Leonard E. Cole never once lost faith in the people he loved: his wife of 62 years and his seven children. So strong was his belief in them that they found it impossible to lose faith in themselves.
Mr. Cole died Dec. 8 at the Seasons Hospice in Baltimore after he had been ill with a respiratory illness for about a month. He was 88. Though he spent much of his professional career as a chemical operator managing production duties in the DuPont and Rhône-Poulenc plants, the job that was most important to Mr. Cole was being a husband and father.
“When I was a senior at Wesleyan University, I had a psychotic break,” said his daughter, Charita Cole Brown. "I was diagnosed with bipolar disorder and it was thought that I would eventually need a custodian.
"My parents had six other children. But instead of backing away from me as some people do, my parents circled around me. They loved me and stuck with me and believed I would be OK. "
Ms. Brown lived up to her parents’ rock-solid faith. She eventually married, gave birth to two daughters, became an elementary school teacher and is now the author of a memoir.
“A lot of who I am and the reason I am well today,” she said, "is because of them.”
Mr. Cole was born in Chapel Hill, North Carolina, on July 1, 1931, the third of four children. Ms. Brown thinks that his experience of losing his older brother prematurely in World War II taught the teen to hold fast to the people he loved.
“He never got over his brother’s death,” she said. “He wore his ring on his own hand for several decades.”
After graduating from high school, Mr. Cole served in the U.S. Army from 1951 to 1953 during the Korean War, achieving the rank of sergeant before he was honorably discharged.
After the war ended, Mr. Cole relocated to Baltimore with his best friend, Willie Brooks, and lodged at a local rooming house. His landlords threw a party to celebrate the birthday of their young daughter, and invited their boarder and the girl’s teacher to attend.
Mr. Cole was smitten with Anita Harvey, the pretty teacher. The couple married on Feb. 22, 1957, and lived in the Edgecombe neighborhood of Northwest Baltimore. Their family grew quickly and eventually would include five daughters and two sons. From the beginning, Mr. Cole took his new role seriously. A high school graduate, he worked two jobs to make ends meet.
“He asked a wise older man he knew what advice he would impart for raising his children,” Ms. Brown said. “The man told my father, ‘Make sure they get the best education you can possibly give them.’ My parents took that advice to heart.”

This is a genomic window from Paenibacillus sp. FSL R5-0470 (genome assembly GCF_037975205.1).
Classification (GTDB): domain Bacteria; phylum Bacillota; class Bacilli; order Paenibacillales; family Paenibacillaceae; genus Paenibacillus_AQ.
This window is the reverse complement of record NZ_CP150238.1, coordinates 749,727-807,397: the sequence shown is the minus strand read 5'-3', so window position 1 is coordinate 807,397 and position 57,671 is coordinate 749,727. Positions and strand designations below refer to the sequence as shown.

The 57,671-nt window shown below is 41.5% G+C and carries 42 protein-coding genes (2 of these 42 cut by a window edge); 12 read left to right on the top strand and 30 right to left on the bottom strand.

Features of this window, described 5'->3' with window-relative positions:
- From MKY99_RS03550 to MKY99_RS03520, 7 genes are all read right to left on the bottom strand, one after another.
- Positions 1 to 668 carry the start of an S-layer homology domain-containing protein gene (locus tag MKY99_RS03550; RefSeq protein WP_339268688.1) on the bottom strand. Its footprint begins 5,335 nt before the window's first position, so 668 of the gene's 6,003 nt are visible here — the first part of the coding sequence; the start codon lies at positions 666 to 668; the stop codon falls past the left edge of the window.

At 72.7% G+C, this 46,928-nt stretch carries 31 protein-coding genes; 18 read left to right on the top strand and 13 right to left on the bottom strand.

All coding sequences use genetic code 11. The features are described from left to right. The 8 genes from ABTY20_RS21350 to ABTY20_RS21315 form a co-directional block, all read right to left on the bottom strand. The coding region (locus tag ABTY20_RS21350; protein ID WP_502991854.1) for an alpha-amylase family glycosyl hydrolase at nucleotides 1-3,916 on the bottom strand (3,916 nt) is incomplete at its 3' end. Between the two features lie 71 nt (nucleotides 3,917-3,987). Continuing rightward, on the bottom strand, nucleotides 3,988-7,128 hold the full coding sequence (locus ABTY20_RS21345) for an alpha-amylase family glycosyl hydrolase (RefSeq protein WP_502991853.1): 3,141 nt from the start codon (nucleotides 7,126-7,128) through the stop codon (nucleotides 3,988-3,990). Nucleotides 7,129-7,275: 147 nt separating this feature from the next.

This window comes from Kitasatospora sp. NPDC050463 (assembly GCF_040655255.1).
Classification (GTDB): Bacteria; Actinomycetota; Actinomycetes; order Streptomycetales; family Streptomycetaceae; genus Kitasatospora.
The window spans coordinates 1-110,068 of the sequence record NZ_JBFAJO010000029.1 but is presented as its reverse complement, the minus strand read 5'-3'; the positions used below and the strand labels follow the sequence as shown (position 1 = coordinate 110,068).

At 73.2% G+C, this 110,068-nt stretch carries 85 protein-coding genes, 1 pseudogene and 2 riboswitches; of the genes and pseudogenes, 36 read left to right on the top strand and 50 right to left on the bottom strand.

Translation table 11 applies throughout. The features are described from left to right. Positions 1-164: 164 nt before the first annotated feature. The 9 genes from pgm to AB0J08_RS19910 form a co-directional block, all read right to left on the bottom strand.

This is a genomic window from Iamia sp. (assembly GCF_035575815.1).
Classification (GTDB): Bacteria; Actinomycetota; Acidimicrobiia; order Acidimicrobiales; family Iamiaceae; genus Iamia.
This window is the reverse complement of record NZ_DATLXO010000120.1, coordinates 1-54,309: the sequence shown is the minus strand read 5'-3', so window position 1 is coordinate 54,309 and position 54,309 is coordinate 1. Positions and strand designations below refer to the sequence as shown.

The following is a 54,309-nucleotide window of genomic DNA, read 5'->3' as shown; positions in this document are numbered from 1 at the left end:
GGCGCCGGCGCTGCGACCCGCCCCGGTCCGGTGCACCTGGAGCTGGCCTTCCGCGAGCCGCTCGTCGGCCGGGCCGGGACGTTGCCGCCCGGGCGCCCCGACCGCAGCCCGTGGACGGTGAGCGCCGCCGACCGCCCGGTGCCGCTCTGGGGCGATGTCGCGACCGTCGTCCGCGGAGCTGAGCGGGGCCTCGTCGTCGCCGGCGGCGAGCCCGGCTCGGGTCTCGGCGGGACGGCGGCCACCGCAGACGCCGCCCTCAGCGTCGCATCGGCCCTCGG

All seven of their children graduated from high school, and most graduated from college. Three earned master’s degrees.
“It wasn’t that growing up we didn’t have difficulties,” Ms. Brown said. “ 'Good night, John Boy’ wasn’t always our story. (She was referring to the former CBS television show "The Waltons,” about an idealized Depression-era family.)
“But we always came full circle," she said. “My parents taught us that our family was all we had and that we owed it to one another to be present in their lives.”
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Mr. Cole retired from DuPont in 1996; the following year he suffered a massive stroke that paralyzed the left side of his body. Determined to remain active in his family’s life, he worked tirelessly to recover his former function. He eventually regained the ability to walk with the help of a tripod cane.
In 2013, Mr. Cole fell seriously ill once again and was sent home to die. But neither he nor his family gave up. They set up the equivalent of an assisted-living facility in Mr. Cole’s home that enabled him to live for six more years.
“The extraordinary thing about my father,” Ms. Brown said, "is that he related to all seven of his children individually. Even when he was in a wheelchair, he could tell how we were doing as soon as we walked into the room.
“He really was a patriarch.”
Mr. Cole was preceded in death by his parents, two brothers and a sister. He is survived by his wife; five daughters, Valerie Cole-James of Pikesville, Karen Wouldridge of Baltimore, Ms. Brown of Baltimore, Ernestine Nelson of Baltimore and Linda Little of White Marsh; two sons, Kelvin Cole of West Bloomfield, Michigan, and Martin Cole of Baltimore; and 12 grandchildren.